When starting a weight-based resistance training regime, combined with healthier lifestyle choices, you will be well on your way to reconstructing your body composition. You will build muscle mass and reduce fat. You will drastically reduce your chances of suffering from many health conditions. This includes reduced levels of osteoporosis, vascular disease, diabetes, improved brain functions. In short you will begin to harmoniously balance your physical and mental self.
My own experience mirrors these conclusions. I am now 57, and even though I have a chronic inflammatory bowel disorder, I have an equilibrium of health. This is due to my focused training combined with knowledge and motivation to keep my body as fit as I can, for as long as I can. I want to enjoy my latter years, watching my beautiful children grow, develop and mature. I have been very lucky to coach some wonderful athletes and share the lifters’ journey, knowing I have been instrumental in helping them achieve their success. Working with elite athletes is easy, as they are motivated individuals who want to succeed, you just need to guide them. In contrast, coaching people who have mental health issues or are out of shape, over 50, 60, or 70, is a very challenging, but extremely rewarding. When an individual you coached has improved their physique, stamina, appetite, mental well-being and, equally as important their confidence, it is a truly gratifying experience.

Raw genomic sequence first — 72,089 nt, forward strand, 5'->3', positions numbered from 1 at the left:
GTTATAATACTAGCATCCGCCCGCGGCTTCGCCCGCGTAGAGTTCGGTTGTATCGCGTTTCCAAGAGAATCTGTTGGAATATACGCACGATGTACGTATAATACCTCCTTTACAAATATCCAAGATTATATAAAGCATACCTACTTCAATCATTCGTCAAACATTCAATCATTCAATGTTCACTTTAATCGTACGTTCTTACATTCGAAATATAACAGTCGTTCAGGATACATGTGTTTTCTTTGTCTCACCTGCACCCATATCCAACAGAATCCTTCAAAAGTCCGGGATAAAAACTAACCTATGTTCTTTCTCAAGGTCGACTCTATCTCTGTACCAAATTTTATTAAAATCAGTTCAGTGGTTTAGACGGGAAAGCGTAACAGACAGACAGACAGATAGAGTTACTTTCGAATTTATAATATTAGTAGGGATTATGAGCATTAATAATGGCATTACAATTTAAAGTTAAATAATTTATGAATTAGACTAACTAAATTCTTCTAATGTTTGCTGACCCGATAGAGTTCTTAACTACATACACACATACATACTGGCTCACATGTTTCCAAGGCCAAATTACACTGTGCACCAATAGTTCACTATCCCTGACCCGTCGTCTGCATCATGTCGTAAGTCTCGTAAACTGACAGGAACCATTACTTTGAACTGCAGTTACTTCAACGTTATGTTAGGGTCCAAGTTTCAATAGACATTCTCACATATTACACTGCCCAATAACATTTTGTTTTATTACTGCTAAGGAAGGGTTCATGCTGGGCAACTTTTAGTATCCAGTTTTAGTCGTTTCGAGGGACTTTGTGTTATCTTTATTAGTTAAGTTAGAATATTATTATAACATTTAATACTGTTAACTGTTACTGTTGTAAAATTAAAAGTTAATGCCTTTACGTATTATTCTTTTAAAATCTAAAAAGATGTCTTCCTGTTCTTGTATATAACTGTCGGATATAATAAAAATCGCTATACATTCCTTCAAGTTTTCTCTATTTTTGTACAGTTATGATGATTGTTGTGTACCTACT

So, nothing is stopping you but yourself. Be brave, make the change in your lifestyle which will change you as a man . . . you’ll become a better version of you.
Good luck and enjoy the odyssey.
Mike has been a keen Olympic weightlifter for more years than he would care to mention. Before retiring, Mike won many competitions including medals in the English Championships. His achievements made all the more impressive by the chronic illness he has battled for most of his adult life. Mike is now Head Coach at one of the leading Olympic clubs in the UK and has coached many national and international lifters to great success. Mike spends much of his time working with individuals who have mental health issues. He has improved the lives of many people ignored by other sports.